Autumn is a great time of year for devising recipes. The end of summer is usually peak time for lots of different vegetable produce. With so much that is at its best in terms of taste and freshness there are exciting possibilities. Here's a dish that came mostly from my own garden but you should be able to find all the ingredients at a local market in Tasmania. This salad was excellent warm and just as satisying when the cold leftovers had their turn on the table.
Gluten-free & nut free: yes!
Low-fat: use a low-fat dressing instead of the infused oil
Variations: try a different root vegetable instead of or in addition to the beetroot. Try grilled tomatillos in place of the tomatoes.
This is an easy yet rewarding casserole with everyone's favourite: potatoes. Floury potatoes (sometimes labelled as 'for mashing') are recommended for this. I used some delightful blue potatoes that you can find in Hobart at the Farm Gate Market.
500 grams potatoes
5 cloves garlic
2 Tbs fresh herbs
1.5 Tbs walnut oil
1.5 Tbs spelt flour
1 litre vegetable stock
1 tsp salt
1. Wash potatoes and cut into rounds just under a centimetre thick. Peel 5 cloves of garlic and slice. Roughly chop the herbs: you can use parsley, rocket, rosemary, whatever you like.
2. Lightly fry garlic in 1.5Tbs walnut (recommended) or olive oil, with half the herbs. When this starts to brown, add 2Tbs wholemeal or spelt flour. Stir until most of the oil is absorbed. Add potatoes, stir to coat & dry fry 2 mins.
3. Add 1l good vegetable stock, bring to simmer, cover and simmer on low heat 10 mins.
4. Stir, add 1 tsp salt and simmer another 10-15 mins uncovered until potatoes are beginning to soften.
5. Mash gently to break up the potatoes into chunks. Place on a serving dish and top with the other tablespoon of chopped herbs. Serve over some toasted crusty or dark rye bread.
Preparation Time: 5 minutes
Cooking Time: 25 minutes
SuperTassievore: all ingredients in this recipe can be sourced from Tasmania.
Nutfree: use olive oil rather than a nut oil.
Lowfat: per serving contains 10.7g fat, approx 16% of RDI based on 2000 calories/day.
Gluten free: substitute a gluten-free flour such as besan (chickpea), buckwheat or sorghum for the spelt.
Actually, the concept is very simple. Take some sweet potato, cut it into a pretty shape and dress it up with a topping or two to make it look schmancy. And there you have it, a very attractive and reasonably healthy canape that can be prepared well in advance.
And once you get the hang of it, you'll see this has plenty of potential. Beetroot stars? Why not. Other shapes? Grab your favourite cutter and populate the hors d'œuvre tray with ducks, hexagons, snowmen, etc. to your heart's content.
sweet potato - an average sweet potato might give you about 10 cut shapes, plus a lot of leftover bits :-) Save them of course; why not make a delicious sweet potato mash?
toppings - in the photo I have used a macadamia creme and a pinch of mixed fresh sprouts. I grow them at home and like to put a few things in the mix such as rocket and cabbage that bring quite a burst of flavour.
The macadamia creme worked very well because it's a little sticky and hence doesn't easily slide off the sweet potato base, and also grips the little floral tripon top.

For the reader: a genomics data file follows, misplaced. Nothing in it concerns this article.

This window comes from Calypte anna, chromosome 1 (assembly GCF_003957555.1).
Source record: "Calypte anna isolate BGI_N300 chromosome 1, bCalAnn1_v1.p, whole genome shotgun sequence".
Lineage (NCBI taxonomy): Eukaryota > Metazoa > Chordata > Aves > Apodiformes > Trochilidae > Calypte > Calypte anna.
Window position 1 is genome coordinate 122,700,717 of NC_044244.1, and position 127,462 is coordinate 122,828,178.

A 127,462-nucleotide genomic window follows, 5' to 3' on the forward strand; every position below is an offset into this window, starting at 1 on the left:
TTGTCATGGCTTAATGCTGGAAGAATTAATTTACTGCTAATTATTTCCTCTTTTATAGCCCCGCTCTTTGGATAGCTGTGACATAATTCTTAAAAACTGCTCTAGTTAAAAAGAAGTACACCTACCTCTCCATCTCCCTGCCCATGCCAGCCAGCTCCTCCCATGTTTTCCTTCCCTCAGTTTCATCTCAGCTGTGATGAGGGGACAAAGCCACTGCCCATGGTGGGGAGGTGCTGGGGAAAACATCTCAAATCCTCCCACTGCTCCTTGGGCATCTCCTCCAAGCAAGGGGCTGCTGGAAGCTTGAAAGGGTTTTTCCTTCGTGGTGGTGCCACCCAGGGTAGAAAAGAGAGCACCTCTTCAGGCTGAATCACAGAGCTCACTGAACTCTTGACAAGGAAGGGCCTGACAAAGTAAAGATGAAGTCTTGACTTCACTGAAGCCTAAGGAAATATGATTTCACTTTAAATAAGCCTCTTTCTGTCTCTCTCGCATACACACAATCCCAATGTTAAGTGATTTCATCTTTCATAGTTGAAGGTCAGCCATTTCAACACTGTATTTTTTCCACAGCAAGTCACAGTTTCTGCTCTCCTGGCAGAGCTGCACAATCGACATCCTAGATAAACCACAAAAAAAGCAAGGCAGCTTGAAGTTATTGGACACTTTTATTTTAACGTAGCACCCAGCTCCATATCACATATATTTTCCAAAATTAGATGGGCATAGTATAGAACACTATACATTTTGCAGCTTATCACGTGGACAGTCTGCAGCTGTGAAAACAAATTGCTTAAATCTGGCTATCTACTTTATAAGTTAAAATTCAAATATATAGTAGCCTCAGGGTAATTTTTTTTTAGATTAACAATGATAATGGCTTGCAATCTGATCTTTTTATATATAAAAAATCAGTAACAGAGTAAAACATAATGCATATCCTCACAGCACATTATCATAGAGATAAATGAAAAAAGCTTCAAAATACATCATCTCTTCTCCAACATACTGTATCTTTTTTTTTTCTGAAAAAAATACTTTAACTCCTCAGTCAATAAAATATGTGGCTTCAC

by Gita Sharma & Alan Whykes
Pakoras are a tasty snack for any time of day or as an accompaniment to a meal. We had a free demonstration of this recipe and tasters to give away at Taste of the World at Moonah, Hobart, on 30 March 2014. Many thanks to Gita for doing a great job: seemed like the audience very much appreciated the 60 or so pakoras we served up.
2 medium potatoes
1 cup besan flour
1 tsp salt
1 pinch baking powder
½ tsp curry or chilli powder (optional)
500ml oil (for frying)
Interestingly, there's an enormous variety of wonderful vegan snacks and dishes from around the globe. I like to explore these cuisines, especially those of places where I have lived such as Indonesia, Italy, Germany and Russia. Specialty ethnic cuisine classes are usually titled Ethnovegan on my workshops page.
This burger was demonstrated at the Sustainable Living Festival in Hobart on Sat 9 November. It holds together beautifully and is a chewy, wholesome burger for winter or summer.
1 medium potato
1 Tbs olive oil
200g mushrooms (any)
1/2 tsp thyme
1 tsp apple cider vinegar
1 cup barley (cooked)
seasoning to taste, say 1/2 tsp salt & 1/4 tsp pepper
1. Steam potato until tender. Mash with a fork until reasonably smooth.
2. Chop mushrooms roughly. Preheat oven to 190C.
3. Put 1 tablespoon of olive oil in a saucepan and heat. Sautee mushrooms until they begin to sweat. Add thyme and cook a little longer until the liquid has dried up.
4. Meanwhile measure the cooked barley into a medium-sized bowl. Add the salt and pepper. Add the mashed potato.
5. When the mushrooms are ready, put them in a blender with 1 teaspoon of cider vinegar and pulse until they are finely chopped. Add them to the other ingredients in the mixing bowl and stir until they are well combined.
6. Lightly grease a frying pan and heat. Shape the burger mix into four medium-sized patties and fry approximately 3 minutes per side until golden.
7. Transfer to a baking tray and bake in the oven for 12 to 15 minutes until the burgers are firm and cooked through. Serve with condiments of your choice!
Servings: 4 medium-sized burgers
Preparation Time: 15 minutes
Cooking Time: 20 minutes
At the SLF I also used a small amount of minced black truffle and some truffle-infused olive oil to give it some added depth.
We blog about once a month on vegan and food topics in and around Hobart.